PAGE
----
From DVD Beaver, April 2007. — J.R.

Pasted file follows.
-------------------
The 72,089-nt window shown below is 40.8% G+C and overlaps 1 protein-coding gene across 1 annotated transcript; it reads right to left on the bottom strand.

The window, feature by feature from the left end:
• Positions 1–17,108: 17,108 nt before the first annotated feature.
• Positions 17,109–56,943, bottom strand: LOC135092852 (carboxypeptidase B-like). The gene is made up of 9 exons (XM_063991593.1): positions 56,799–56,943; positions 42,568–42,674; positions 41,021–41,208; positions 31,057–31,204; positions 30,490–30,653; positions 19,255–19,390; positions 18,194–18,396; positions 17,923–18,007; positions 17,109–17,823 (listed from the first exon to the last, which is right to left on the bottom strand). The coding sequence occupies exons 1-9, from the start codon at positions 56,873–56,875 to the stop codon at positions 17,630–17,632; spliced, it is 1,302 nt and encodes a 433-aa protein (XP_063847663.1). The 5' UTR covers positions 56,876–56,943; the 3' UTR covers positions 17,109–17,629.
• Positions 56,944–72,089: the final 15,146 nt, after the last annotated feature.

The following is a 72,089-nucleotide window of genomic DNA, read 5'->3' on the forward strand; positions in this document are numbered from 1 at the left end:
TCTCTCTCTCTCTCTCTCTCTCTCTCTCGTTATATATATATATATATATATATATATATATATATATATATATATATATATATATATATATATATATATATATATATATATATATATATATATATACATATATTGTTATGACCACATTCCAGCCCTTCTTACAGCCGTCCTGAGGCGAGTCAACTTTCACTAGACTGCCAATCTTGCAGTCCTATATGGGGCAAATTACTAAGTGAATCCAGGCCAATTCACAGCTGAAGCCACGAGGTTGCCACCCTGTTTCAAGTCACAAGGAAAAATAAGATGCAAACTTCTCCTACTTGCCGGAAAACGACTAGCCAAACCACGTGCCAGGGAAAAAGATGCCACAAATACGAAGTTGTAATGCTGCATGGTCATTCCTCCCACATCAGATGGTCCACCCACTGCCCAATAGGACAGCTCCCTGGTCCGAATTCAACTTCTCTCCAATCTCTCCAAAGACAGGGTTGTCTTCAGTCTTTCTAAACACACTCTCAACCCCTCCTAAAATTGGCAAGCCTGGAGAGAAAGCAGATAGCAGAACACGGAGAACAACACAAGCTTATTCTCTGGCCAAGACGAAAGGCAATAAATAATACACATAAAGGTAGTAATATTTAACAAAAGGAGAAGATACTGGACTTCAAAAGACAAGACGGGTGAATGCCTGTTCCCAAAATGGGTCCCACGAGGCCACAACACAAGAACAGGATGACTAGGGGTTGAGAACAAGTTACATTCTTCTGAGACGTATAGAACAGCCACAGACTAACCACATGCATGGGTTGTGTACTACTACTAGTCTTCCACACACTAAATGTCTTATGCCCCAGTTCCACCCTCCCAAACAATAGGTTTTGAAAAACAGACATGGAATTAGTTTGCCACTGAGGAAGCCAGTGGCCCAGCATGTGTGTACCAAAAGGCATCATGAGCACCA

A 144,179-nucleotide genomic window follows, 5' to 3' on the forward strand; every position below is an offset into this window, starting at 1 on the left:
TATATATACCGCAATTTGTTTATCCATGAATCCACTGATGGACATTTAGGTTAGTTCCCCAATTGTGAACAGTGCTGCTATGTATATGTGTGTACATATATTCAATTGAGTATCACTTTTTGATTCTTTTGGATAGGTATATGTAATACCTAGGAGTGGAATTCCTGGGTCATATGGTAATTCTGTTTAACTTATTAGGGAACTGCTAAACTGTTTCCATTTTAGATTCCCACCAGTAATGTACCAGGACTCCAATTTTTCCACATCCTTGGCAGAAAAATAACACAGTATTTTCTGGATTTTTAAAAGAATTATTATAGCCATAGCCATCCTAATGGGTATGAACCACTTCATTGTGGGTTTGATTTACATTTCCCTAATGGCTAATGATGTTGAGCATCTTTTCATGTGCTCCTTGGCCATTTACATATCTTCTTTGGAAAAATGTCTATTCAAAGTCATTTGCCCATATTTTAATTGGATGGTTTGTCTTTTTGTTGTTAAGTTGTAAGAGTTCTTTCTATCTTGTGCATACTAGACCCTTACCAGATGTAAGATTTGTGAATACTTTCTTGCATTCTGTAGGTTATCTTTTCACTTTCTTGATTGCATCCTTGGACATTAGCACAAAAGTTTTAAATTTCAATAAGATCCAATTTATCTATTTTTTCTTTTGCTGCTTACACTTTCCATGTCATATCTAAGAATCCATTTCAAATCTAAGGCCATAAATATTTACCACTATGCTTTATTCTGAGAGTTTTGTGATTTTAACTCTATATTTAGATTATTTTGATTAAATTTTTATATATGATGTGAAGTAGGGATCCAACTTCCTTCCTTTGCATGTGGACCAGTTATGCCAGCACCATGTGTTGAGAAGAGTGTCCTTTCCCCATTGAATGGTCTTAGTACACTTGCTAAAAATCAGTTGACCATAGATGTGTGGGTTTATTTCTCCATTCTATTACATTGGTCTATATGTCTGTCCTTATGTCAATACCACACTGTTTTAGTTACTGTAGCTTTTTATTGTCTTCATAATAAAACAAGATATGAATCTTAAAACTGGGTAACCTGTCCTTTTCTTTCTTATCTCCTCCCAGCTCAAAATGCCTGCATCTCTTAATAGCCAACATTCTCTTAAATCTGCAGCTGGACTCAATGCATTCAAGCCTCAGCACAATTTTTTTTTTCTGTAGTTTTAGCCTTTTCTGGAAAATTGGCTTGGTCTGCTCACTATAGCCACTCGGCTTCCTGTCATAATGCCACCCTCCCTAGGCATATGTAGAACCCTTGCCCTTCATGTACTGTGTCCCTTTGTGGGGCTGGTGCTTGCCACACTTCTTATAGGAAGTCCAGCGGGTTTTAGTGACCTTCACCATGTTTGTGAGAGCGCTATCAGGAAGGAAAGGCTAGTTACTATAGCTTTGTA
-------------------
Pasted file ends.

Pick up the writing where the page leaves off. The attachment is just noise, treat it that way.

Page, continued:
|Broadly speaking, there are two kinds of jazz films —documentary records of particular jazz performances and narrative films that incorporate jazz in some fashion, in their soundtrack scores and/or in their stories. But in some cases, identifying which films belong in which category is simply a matter of personal taste. Consider, for instance, Black and Tan and St. Louis Blues, two landmark jazz shorts directed in 1929 by Dudley Murphy—-a fascinating figure who straddled the avant-garde and the mainstream, having both collaborated with Fernand Léger on Ballet mécanique and Paul Robeson on The Emperor Jones and directed several Hollywood pictures, and who’s been receiving some belated recognition lately thanks to Susan B. Delson’s excellent biography, Dudley Murphy: Hollywood’s Wild Card (University of Minnesota Press, 2006). I would argue that Black and Tan, which stars Duke Ellington, is important chiefly as a narrative film, whereas St. Louis Blues is mainly important because it features the only appearance and performance on film by the great blues singer Bessie Smith. (Both are available, incidentally, on Hollywood Rhythm Vol. 1: The Best of Jazz and Blues, along with ten other shorts, most of them from the 30s and most of them released by Paramount.|